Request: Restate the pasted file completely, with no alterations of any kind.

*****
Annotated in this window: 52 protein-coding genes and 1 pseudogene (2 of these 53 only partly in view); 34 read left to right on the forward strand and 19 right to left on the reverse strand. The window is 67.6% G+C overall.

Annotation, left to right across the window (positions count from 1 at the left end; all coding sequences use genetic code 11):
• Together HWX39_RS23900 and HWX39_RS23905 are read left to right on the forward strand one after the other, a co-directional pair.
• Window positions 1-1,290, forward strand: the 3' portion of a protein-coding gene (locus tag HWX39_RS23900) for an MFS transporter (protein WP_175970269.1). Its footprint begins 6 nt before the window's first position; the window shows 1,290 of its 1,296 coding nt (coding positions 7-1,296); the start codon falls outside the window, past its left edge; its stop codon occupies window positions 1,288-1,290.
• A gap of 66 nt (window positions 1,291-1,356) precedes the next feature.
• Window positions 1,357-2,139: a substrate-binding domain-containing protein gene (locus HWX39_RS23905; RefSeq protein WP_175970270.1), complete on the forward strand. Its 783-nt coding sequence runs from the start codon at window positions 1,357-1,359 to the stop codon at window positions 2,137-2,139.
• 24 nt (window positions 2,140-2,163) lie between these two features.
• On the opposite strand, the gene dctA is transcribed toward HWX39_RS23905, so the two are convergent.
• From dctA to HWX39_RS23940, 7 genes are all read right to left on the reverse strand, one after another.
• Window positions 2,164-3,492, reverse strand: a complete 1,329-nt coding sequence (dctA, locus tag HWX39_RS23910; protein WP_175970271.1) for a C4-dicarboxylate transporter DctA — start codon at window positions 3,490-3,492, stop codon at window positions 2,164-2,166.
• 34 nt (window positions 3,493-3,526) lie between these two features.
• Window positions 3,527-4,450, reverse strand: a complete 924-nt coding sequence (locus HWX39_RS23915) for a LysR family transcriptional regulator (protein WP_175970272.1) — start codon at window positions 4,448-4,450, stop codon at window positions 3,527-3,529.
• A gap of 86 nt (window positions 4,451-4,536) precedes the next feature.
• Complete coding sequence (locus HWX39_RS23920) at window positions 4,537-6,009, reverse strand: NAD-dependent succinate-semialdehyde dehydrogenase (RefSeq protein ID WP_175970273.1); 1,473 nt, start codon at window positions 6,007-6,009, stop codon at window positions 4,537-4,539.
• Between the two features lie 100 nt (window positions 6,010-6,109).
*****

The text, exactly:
Annotated in this window: 52 protein-coding genes and 1 pseudogene (2 of these 53 only partly in view); 34 read left to right on the forward strand and 19 right to left on the reverse strand. The window is 67.6% G+C overall.

Annotation, left to right across the window (positions count from 1 at the left end; all coding sequences use genetic code 11):
• Together HWX39_RS23900 and HWX39_RS23905 are read left to right on the forward strand one after the other, a co-directional pair.
• Window positions 1-1,290, forward strand: the 3' portion of a protein-coding gene (locus tag HWX39_RS23900) for an MFS transporter (protein WP_175970269.1). Its footprint begins 6 nt before the window's first position; the window shows 1,290 of its 1,296 coding nt (coding positions 7-1,296); the start codon falls outside the window, past its left edge; its stop codon occupies window positions 1,288-1,290.
• A gap of 66 nt (window positions 1,291-1,356) precedes the next feature.
• Window positions 1,357-2,139: a substrate-binding domain-containing protein gene (locus HWX39_RS23905; RefSeq protein WP_175970270.1), complete on the forward strand. Its 783-nt coding sequence runs from the start codon at window positions 1,357-1,359 to the stop codon at window positions 2,137-2,139.
• 24 nt (window positions 2,140-2,163) lie between these two features.
• On the opposite strand, the gene dctA is transcribed toward HWX39_RS23905, so the two are convergent.
• From dctA to HWX39_RS23940, 7 genes are all read right to left on the reverse strand, one after another.
• Window positions 2,164-3,492, reverse strand: a complete 1,329-nt coding sequence (dctA, locus tag HWX39_RS23910; protein WP_175970271.1) for a C4-dicarboxylate transporter DctA — start codon at window positions 3,490-3,492, stop codon at window positions 2,164-2,166.
• 34 nt (window positions 3,493-3,526) lie between these two features.
• Window positions 3,527-4,450, reverse strand: a complete 924-nt coding sequence (locus HWX39_RS23915) for a LysR family transcriptional regulator (protein WP_175970272.1) — start codon at window positions 4,448-4,450, stop codon at window positions 3,527-3,529.
• A gap of 86 nt (window positions 4,451-4,536) precedes the next feature.
• Complete coding sequence (locus HWX39_RS23920) at window positions 4,537-6,009, reverse strand: NAD-dependent succinate-semialdehyde dehydrogenase (RefSeq protein ID WP_175970273.1); 1,473 nt, start codon at window positions 6,007-6,009, stop codon at window positions 4,537-4,539.
• Between the two features lie 100 nt (window positions 6,010-6,109).